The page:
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Vice-Admiral Mark Norman, left, greets officers at a change of command ceremony in Halifax on July 12, 2013. (Andrew Vaughan/THE CANADIAN PRESS)
Vice-Admiral Mark Norman, left, greets officers at a change of command ceremony in Halifax on July 12, 2013. (Andrew Vaughan/THE CANADIAN PRESS)

Judge reserves ruling on Mark Norman publication ban Add to ...

Vice-Admiral Mark Norman’s legal counsel is asking an Ontario judge to keep in place a publication ban on large sections of an RCMP affidavit that accuses the veteran naval officer of criminal breach of trust, saying that allowing Canadians to read the full document would deny the naval officer a fair trial and help feed a “media circus.”

The Globe and Mail, CBC and the National Post were in an Ottawa court on Thursday arguing for full disclosure of the RCMP search warrant used to raid Vice-Adm. Norman’s Ottawa home on Jan. 9. A publication ban currently covers 76 of 123 paragraphs in the affidavit, roughly 60 per cent of the document.

Owen Rees, a member of the Norman legal team headed by Toronto lawyer Marie Henein, told Superior Court Justice Kevin Phillips divulging the entire warrant could stigmatize the country’s former No. 2 military commander and potentially injure his ability to receive a fair trial – including by jury if he so chose.

“This is going to be, if I may put it bluntly, the biggest show in town. It is going to be a media circus if Vice-Adm. Norman is charged and this goes to trial. This is not a normal run-of-the-mill case,” Mr. Rees said.

Publishing the full contents of the warrant could “cement impressions in the minds of the jury long before [Vice-Adm. Norman] has had an opportunity to defend himself.”

Tae Mee Park, the lawyer for The Globe and its media partners, said the public has a right to know why Vice-Adm. Norman was relieved of his duties and is under investigation. None of the redacted information in the RCMP documents is inflammatory and some of the evidence might help Vice-Adm. Norman in a court of law, she said.

“We are dealing here with a public official who is accused of breach of trust,” she told the court. “We are not dealing with an individual who is accused of a serious crime, such as murder or terrorism, where the onslaught of pretrial publicity is so emotional and inflammatory that it is impossible to get an impartial jury.”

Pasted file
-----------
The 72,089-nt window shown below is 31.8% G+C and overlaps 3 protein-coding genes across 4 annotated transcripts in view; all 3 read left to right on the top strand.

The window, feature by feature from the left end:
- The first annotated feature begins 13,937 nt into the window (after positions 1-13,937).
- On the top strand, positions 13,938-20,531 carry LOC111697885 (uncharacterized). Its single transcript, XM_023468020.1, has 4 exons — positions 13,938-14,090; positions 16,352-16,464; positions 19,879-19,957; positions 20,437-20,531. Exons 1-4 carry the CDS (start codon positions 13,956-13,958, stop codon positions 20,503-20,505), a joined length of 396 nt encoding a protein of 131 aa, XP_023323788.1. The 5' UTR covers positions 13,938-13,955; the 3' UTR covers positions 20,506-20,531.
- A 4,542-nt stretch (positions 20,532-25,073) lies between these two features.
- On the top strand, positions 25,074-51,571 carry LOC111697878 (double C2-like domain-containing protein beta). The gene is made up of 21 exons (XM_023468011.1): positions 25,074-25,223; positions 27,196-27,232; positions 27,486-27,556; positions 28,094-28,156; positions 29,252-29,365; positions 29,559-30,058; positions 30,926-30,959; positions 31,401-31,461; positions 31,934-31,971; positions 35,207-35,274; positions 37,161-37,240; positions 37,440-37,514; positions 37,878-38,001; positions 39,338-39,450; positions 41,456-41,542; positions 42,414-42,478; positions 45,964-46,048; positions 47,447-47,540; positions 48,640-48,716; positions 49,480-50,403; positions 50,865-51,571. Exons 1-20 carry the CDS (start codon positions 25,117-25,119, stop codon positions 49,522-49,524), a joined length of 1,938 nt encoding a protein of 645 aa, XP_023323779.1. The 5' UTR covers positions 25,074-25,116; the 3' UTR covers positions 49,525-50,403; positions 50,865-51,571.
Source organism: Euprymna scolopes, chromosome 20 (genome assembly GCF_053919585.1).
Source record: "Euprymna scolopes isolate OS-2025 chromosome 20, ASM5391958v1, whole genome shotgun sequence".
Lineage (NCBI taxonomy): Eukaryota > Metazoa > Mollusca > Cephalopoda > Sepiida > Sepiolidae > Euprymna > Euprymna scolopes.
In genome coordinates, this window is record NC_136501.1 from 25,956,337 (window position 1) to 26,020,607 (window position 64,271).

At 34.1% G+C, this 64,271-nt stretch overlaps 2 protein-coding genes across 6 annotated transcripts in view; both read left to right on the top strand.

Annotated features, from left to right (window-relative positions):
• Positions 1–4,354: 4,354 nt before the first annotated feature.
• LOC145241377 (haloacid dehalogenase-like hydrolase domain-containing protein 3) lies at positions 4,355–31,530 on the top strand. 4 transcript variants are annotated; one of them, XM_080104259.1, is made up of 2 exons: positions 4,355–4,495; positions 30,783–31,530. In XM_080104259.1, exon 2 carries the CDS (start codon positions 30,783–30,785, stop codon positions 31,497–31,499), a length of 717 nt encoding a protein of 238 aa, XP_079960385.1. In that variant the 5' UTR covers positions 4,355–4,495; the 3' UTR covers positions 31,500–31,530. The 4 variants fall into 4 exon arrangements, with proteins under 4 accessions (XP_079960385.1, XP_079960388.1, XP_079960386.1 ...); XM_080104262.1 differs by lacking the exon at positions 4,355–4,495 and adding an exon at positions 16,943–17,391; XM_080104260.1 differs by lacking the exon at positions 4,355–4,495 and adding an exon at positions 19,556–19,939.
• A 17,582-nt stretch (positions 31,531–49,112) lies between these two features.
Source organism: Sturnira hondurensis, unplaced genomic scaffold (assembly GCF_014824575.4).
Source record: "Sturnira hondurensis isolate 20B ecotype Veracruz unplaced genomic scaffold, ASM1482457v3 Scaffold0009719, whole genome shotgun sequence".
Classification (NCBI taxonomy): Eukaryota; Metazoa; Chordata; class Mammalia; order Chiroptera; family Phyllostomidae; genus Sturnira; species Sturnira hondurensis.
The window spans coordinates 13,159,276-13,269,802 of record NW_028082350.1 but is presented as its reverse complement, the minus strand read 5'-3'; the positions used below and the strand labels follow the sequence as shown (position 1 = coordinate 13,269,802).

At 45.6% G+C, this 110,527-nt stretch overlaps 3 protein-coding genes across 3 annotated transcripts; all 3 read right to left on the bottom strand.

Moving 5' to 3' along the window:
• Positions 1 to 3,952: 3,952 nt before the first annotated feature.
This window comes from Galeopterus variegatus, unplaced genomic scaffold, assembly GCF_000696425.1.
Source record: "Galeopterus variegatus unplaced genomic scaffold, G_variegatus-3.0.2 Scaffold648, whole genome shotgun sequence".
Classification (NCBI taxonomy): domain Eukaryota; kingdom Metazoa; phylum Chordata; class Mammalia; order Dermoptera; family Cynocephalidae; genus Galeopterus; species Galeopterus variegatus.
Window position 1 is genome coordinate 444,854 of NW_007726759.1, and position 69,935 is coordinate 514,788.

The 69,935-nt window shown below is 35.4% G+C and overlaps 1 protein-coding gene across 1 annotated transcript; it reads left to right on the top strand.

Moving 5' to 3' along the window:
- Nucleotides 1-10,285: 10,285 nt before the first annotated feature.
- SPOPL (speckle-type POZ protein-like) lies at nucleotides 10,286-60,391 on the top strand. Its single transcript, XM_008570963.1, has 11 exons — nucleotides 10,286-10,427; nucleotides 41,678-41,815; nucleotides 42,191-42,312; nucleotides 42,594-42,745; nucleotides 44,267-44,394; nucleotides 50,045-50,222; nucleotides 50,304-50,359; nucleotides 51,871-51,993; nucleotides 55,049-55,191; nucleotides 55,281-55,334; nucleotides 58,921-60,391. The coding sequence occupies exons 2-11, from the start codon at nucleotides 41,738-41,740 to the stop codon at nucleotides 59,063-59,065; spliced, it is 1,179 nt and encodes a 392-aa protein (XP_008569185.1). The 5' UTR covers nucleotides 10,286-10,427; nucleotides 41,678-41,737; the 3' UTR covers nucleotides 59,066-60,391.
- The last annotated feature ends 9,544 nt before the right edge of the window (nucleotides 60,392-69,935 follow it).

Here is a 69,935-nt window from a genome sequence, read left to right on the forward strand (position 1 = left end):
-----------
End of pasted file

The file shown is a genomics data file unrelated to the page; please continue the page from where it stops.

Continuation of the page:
Ms. Park argued that media coverage of Vice-Adm. Norman has been balanced and that his legal team has publicly defended him, as have many supporters. Some stories in the National Post have painted the Vice-Admiral in a favourable light, she noted.

“An accused person should enjoy the right to a fair trial, but not the right to be free from adverse publicity before his trial. Negative publicity alone, Your Honour, does not preclude a fair trial,” Ms. Park said.

Mr. Rees shed new light on the RCMP case against Vice-Adm. Norman, whom the Mounties accuse of leaking government secrets – an allegation that arises from a 16-month investigation into how cabinet deliberations were passed on to Quebec’s Chantier-Davie shipyard. Vice-Adm. Norman has not been charged with anything and the RCMP investigation is continuing.

The Mounties’ investigation focused on activities that took place shortly after the Liberal government took power in late 2015 and temporarily paused a massive $667-million refit of a commercial cargo vessel as a temporary supply ship for the Canadian navy. The Harper government awarded this contract without competition to Chantier-Davie, a Quebec City shipyard, before the 2015 election.

Mr. Rees told the court the RCMP investigation relates to allegations that Vice-Adm. Norman shared “cabinet confidences with persons outside the government.” Mr. Rees also said the redacted information in the affidavit includes alleged communications such as e-mails between Vice-Adm. Norman and another person.

“We are talking about the heart, I expect, of the Crown’s case … against our client,” he said. “So I think that weighs in favour of a publication ban.”

He suggested the publication ban should be in place for two years or until a court trial is over. If the Crown decides not to charge Vice-Adm. Norman, the affidavit can be released, Mr. Rees said. Later, he suggested the Norman team might be open to a shorter ban, such as nine months, with a return to court after that to reconsider the need for the ban.

Crown lawyer Moray Welch supported Mr. Rees’s position.

Chantier-Davie also had legal counsel in court to express its support for a publication ban on information commercially sensitive to the Quebec shipyard and certain portions affecting the company’s reputational rights as an innocent party.

Justice Phillips reserved judgment, but told the court he was troubled by the fact that some of the evidence cannot be made public because it falls under cabinet secrecy laws. He expressed concern that this could prejudice Vice-Adm. Norman’s potential trial.

“Is there an unfairness with releasing a document that purports to list a whole body of information that is blacked out due to cabinet secrecy and letting Admiral Norman out on his own exposed?” he said.

Should Justice Phillips lift the publication ban, Vice-Adm. Norman’s counsel asked the court for seven days to decide whether to appeal to a higher court.

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